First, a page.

Winslow Homer: Beyond the Sea – National Gallery

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I first encountered Winslow Homer’s work at the National Gallery in Kehinde Wiley: The Prelude where Wiley included paintings inspired by Homer’s The Herring Net and Lost on the Grand Banks. It is interesting that Wiley chose these images of white North Atlantic fishermen to pursue his strategy of inserting black bodies into spaces previously reserved for whites, because, with his painting The Gulf Stream, Homer had already produced an image very similar.

Homer’s concern for the fate of freed slaves began during his childhood

In The Gulf Stream, Homer shows us a lone black man in peril, adrift in a dismasted, rudderless boat threatened by sharks and a distant waterspout but who, nonetheless, remains resolute in the face of his own demise. That his boat is in the Gulf Stream and that next to him in that boat are stalks of sugar cane, the growth of which led to the rise of the Atlantic slave trade, is a powerful visual reference to the Passage du Medium through which slaves were transported without their consent to work for European and American plantation owners. Unlike Wiley, who references other works by Homer, artists such as Kerry James Marshall and Kara Walker engaged directly with The Gulf Stream; Marshall turning the image into an “allegory of liberation” by rejecting black trauma for black joy and Walker alluding to the catastrophe of the lives lost on the Middle Passage and the absence of these tragic stories in narratives and historical representations.

Winslow Homer A Visit from the Old Mistress 1876 Photo Artlyst

Winslow Homer: Force of Nature presents the story of this iconic and disputed image. It’s the one in which Homer – from his employment with Harper’s Weekly during the Civil War to illustrate war scenes to his Reconstruction-era paintings – insists, as Carol Strickland suggests, “on investing his images of the black community with the same realism he displayed in painting white subjects. Homer said, “When painting, try to write down exactly what you see. Anything else you have to offer will come out anyway. What emerges from paintings such as The Visit of the Old Mistress, The Cotton Pickers and Dressing for Carnival, is a deep sense of the humanity of those who are either enslaved or oppressed, sometimes in stark contrast to their oppressors. .

Gwendolyn DuBois Shaw, an associate professor of art history at the University of Pennsylvania, noted that it was truly unusual at the time “for Homer to bet so much on black subjects related to Reconstruction” and that his images were “really bold, really different.” That Homer then repeats this focus on the deep humanity of those underprivileged within the society of her day in images of strong and provocative women, such as The Gale and Inside the Bar – works inspired by her time in Cullercoats, on the northeast coast of England – is all the more impressive.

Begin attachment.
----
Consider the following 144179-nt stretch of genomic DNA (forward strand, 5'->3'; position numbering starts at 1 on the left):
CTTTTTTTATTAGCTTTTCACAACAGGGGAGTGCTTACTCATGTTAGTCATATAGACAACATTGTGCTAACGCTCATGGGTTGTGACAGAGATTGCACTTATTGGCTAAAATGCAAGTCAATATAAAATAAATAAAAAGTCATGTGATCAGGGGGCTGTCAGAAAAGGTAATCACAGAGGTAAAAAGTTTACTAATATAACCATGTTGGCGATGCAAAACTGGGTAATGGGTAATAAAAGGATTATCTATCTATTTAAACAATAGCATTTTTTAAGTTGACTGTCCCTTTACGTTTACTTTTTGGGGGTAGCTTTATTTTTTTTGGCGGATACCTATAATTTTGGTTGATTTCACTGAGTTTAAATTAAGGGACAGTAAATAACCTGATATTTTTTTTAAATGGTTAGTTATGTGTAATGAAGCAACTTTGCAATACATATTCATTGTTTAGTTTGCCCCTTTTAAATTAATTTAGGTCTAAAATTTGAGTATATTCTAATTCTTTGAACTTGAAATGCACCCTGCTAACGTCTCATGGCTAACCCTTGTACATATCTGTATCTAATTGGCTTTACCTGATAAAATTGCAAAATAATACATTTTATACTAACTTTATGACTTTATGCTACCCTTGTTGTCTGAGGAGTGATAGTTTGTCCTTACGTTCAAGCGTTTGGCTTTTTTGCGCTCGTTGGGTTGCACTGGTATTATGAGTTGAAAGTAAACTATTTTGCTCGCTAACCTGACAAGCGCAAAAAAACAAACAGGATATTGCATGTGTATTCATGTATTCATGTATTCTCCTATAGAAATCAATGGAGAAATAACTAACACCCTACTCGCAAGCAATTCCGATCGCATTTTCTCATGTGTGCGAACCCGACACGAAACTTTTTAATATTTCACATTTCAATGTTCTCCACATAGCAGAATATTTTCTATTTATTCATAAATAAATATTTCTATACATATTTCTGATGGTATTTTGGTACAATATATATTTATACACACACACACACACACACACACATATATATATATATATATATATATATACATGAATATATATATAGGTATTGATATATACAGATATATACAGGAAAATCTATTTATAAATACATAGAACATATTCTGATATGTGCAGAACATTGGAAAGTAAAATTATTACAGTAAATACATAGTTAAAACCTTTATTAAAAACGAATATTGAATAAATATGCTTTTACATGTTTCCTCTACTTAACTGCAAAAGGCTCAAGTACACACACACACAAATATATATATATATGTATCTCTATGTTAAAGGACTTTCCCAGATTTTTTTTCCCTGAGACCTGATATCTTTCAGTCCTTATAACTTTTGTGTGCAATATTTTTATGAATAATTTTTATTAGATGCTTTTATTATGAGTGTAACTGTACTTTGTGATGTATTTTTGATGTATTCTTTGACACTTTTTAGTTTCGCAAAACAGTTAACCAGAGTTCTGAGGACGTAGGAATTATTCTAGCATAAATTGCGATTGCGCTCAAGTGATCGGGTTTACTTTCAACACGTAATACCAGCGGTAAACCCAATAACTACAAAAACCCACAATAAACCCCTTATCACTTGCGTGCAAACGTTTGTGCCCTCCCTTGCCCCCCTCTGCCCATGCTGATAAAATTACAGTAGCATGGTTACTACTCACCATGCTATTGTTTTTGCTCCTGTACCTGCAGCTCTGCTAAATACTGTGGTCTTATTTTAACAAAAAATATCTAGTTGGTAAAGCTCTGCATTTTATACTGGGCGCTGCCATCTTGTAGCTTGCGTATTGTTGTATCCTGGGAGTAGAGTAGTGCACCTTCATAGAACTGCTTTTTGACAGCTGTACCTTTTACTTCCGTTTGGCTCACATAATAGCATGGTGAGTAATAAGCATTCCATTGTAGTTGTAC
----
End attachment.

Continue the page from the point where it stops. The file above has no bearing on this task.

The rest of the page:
Homer’s concern for the fate of freed slaves began during his childhood, when discussions of slavery and the abolitionist movement were an integral part of his daily life. At one point, his parents attended different churches: his mother Henrietta attended an abolitionist church and his father Charles attended one that was strongly against it. They later moved to Cambridge with abolitionist Thomas Wentworth Higginson, who was also a strong supporter of women’s rights.

While his interest in the pressing issues of his time, such as conflict and race, is strongly present in his work, it is the relationship between humanity and the environment expressed in turbulent seascapes that becomes his main focus. purpose, reflecting both his travels around the world and his home on the coast of Maine.

Winslow Homer undertow 1886

Winslow Homer Undertow 1886 Photo: Artlyst

The sea takes over, so that by Winter Coast (1890), the abstract force of the raging sea overwhelms both land and canvas, flooding the image and jeopardizing the vulnerable hunter in the face of the wilderness. In the current context, this is a disturbing image which joins concerns about rising sea levels. The power of the ocean is literally overwhelming. A somewhat more peaceful, though still eerie and brooding work, Cape Trinity, Saquenay River, Moonlight approaches abstraction, anticipating certain aspects of black paintings such as those of Ad Reinhardt. Here we are shrouded in night and blackened water. Another late work, Kissing the Moon, has an elegiac allure and a difficult rapprochement between three fishermen and the ocean which is their enveloping world.

This stage of life is when Homer writes that he thanks the Lord for the opportunities for reflection in the “dark and cold loneliness of the winter months”. Having become his main subject, the power of the ocean is treated with an anxious appreciation similar to that of the fishermen and other sailors he portrays in works like Kissing the Moon.

Homer is an artist who, although a household name in America, is completely unrepresented in British public collections. This show therefore appears to us as revealing of its value and its contemporary relevance.

Top photo: Artistyst © 2022

Winslow Homer: Force of Nature, National Gallery, September 10, 2022 – January 8, 2023

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